Lynn Merilion, Principal at City of Bristol College tells us about the local skills gap, partnership as the key to progress and her love of theatre.
Hello Lynn, tell us about City of Bristol College and your role as Principal
I am the Principal and Chief Executive of City of Bristol College. The College is one of the largest further and Higher Education institutions in the country with approximately 30,000 students each year and around 1,500 members of staff. We have an annual turnover of around £55 million and play an important role in Bristol and the South West.
The College is the main provider of post-16 education in Bristol with around 7,000 16-18 year old students following College-based or Apprenticeship programmes. We also support a wide range of employers, helping to train and develop their workforce and bridge the gap between local jobs and local skills.
How has the current economic climate affected your activities?
Like all organisations, the College has been affected by the current economic climate. All colleges are grappling with government funding cuts and we are no different. Education is always in a state of change and we need to make sure that the College is flexible and adaptive enough to make the most of the opportunities that arise and to manage the potential threats.
What challenges are you facing over the next 12 months?
City of Bristol College is on a journey to outstanding. We have a number of challenges as part of that journey as we continue to put students at the heart of everything we do. We are investing £1.3million into our teaching and learning over the next year which will support all of the improvements we are making.
Do you think that the government is doing enough to support you and your sector?
Education is a key sector for any government. This means that we are always in the spotlight and need to deal with the myriad of initiatives that are a result of government policy.
What is your view on the South West business scene?
Bristol is a real economic hub for the South West and we try to make sure that the College is always meeting the needs of employers in the region. The major businesses that are based here and the region’s SMEs ensure that the business scene remains vibrant.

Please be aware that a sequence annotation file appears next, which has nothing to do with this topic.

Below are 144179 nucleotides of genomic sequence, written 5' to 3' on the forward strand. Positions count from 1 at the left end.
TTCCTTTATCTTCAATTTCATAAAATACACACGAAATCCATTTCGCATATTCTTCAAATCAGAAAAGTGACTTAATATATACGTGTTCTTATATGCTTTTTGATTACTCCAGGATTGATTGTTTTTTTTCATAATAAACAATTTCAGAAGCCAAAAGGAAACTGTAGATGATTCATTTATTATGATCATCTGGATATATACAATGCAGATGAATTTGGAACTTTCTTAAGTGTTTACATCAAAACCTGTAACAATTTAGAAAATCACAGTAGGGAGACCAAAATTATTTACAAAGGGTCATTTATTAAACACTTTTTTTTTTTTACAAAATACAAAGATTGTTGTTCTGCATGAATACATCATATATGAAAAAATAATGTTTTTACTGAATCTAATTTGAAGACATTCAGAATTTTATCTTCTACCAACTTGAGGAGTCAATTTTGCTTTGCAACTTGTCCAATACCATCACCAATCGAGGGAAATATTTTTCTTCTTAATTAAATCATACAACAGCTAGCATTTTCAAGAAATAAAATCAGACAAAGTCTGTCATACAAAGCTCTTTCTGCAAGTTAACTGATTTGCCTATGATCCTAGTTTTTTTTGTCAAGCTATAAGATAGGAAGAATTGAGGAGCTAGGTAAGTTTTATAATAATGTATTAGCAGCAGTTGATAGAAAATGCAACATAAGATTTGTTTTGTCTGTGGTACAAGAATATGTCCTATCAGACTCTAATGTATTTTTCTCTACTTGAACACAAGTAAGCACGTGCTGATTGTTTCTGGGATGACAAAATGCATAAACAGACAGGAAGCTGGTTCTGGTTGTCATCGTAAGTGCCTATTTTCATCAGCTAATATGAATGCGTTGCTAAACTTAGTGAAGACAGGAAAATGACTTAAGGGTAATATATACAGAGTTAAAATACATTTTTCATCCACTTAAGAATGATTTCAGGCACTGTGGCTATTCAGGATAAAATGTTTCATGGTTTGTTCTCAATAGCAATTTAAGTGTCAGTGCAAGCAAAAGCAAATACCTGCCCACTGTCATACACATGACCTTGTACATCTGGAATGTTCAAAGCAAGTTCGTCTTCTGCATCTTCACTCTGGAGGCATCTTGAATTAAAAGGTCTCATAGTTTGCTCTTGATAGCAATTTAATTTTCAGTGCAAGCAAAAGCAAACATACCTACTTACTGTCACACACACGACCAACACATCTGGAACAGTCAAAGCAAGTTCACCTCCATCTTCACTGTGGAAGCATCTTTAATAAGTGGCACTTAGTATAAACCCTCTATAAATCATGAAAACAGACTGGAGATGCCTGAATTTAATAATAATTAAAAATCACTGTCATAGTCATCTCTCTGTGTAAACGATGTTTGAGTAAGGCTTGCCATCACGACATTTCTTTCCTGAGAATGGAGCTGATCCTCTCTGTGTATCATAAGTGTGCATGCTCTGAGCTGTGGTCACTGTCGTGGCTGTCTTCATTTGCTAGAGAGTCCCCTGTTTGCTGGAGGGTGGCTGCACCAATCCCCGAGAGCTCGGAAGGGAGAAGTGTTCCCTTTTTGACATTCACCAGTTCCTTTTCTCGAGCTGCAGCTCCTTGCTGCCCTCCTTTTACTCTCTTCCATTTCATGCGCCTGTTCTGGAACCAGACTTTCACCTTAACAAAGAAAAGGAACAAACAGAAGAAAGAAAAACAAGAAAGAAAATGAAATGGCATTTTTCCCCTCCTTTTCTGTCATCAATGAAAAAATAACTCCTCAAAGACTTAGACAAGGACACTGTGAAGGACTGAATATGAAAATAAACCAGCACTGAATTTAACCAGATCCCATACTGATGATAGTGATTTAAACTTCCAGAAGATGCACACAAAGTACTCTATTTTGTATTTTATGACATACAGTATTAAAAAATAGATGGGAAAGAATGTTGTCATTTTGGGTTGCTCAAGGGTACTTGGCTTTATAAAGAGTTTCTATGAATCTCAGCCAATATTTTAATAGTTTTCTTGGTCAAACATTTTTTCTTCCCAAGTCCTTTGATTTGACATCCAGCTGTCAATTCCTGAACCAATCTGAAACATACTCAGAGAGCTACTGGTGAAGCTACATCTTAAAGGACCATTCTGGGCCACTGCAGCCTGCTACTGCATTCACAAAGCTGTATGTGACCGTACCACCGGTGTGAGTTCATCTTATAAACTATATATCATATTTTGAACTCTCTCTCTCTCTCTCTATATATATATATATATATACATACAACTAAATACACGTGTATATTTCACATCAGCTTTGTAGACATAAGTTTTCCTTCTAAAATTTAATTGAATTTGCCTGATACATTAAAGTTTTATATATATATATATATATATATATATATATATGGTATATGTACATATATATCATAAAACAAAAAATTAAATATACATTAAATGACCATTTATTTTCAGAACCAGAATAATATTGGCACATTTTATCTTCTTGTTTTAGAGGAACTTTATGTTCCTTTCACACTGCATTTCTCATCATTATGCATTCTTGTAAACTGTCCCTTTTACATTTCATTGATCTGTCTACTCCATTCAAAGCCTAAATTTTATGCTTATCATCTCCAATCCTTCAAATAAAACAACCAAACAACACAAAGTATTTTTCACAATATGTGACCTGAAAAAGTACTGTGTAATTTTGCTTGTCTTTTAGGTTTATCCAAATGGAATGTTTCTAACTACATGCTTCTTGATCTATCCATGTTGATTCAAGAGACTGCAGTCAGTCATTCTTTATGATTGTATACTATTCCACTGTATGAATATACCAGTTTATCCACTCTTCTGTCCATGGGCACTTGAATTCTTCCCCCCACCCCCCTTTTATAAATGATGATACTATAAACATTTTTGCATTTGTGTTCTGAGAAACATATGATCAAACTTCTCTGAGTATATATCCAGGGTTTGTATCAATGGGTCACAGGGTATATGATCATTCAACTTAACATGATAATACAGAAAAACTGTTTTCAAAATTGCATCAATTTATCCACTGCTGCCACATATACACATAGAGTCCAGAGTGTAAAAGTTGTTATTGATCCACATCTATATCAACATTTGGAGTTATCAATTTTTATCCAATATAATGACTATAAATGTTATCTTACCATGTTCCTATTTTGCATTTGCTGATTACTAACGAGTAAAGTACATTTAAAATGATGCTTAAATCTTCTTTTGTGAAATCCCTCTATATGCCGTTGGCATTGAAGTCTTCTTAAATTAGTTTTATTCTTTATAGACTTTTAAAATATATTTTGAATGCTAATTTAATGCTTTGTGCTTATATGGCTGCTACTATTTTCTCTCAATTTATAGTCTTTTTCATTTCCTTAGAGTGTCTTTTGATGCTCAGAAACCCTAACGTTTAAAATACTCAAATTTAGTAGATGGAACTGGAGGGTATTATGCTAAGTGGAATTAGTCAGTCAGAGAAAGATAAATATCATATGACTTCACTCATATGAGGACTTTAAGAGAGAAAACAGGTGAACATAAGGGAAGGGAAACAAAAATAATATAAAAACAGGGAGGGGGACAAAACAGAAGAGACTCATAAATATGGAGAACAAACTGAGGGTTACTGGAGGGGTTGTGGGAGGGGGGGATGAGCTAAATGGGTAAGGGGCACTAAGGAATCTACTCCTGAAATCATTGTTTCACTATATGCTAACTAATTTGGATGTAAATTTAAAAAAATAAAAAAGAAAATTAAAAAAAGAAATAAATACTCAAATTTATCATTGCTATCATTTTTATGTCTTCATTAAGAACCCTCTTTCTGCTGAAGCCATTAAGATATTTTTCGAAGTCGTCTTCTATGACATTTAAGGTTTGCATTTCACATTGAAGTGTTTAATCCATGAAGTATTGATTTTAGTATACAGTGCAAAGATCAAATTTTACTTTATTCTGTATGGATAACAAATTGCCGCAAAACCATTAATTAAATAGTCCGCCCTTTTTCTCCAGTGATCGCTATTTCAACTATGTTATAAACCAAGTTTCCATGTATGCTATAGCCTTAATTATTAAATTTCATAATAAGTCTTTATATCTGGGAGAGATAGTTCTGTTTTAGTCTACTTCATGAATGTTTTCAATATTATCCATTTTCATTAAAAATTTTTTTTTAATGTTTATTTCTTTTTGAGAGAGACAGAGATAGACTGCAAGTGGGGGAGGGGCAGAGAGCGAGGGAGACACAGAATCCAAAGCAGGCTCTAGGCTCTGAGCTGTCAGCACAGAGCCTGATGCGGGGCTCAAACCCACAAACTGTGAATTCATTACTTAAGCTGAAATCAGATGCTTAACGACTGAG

Do you have any Non-Executive Directorships? If so, what have you learned from the experience
I’m currently a Non-Executive Director for a number of organisations including the CBI South West, Education and Skills Mayoral Commission, The West of England LEP Skills Board, Trust in Learning, The Bristol Technology and Engineering Academy, Partners in Business and the South West Apprenticeship Company. I’m a big believer that learning never stops and each one of these has taught me that partnership is the key to progress.
Do you have any advice that you’d pass on to a newly appointed company director?
Stay curious and never stop asking questions.
What do you like to do outside of work?
No matter how busy I am, I make time to catch up with friends and family. I’m passionate about the theatre and recently spent time in Stratford upon Avon, watching three brilliant plays.
I play golf and swim and have been known to multitask when watching sport on television – watching tennis, cricket and football on different screens!
Who is your hero/personal inspiration?
Rather than having one particular hero, I am constantly inspired by people I meet. As Principal of the College I hear so many stories from students who have managed to turn their lives around, sometimes in the most difficult circumstances.
What is on your I-Pod and what are you reading right now?
I enjoy a very wide range of music. At the moment, I’m listening to a lot of jazz.
I’m currently reading The Goldfinch by Donna Tartt.
What has been your experience of working with our company?
I am delighted that Vanessa Moon is one of the College governors. Vanessa brings clarity of vision, people skills and a deep understanding of how effective staff improve business performance.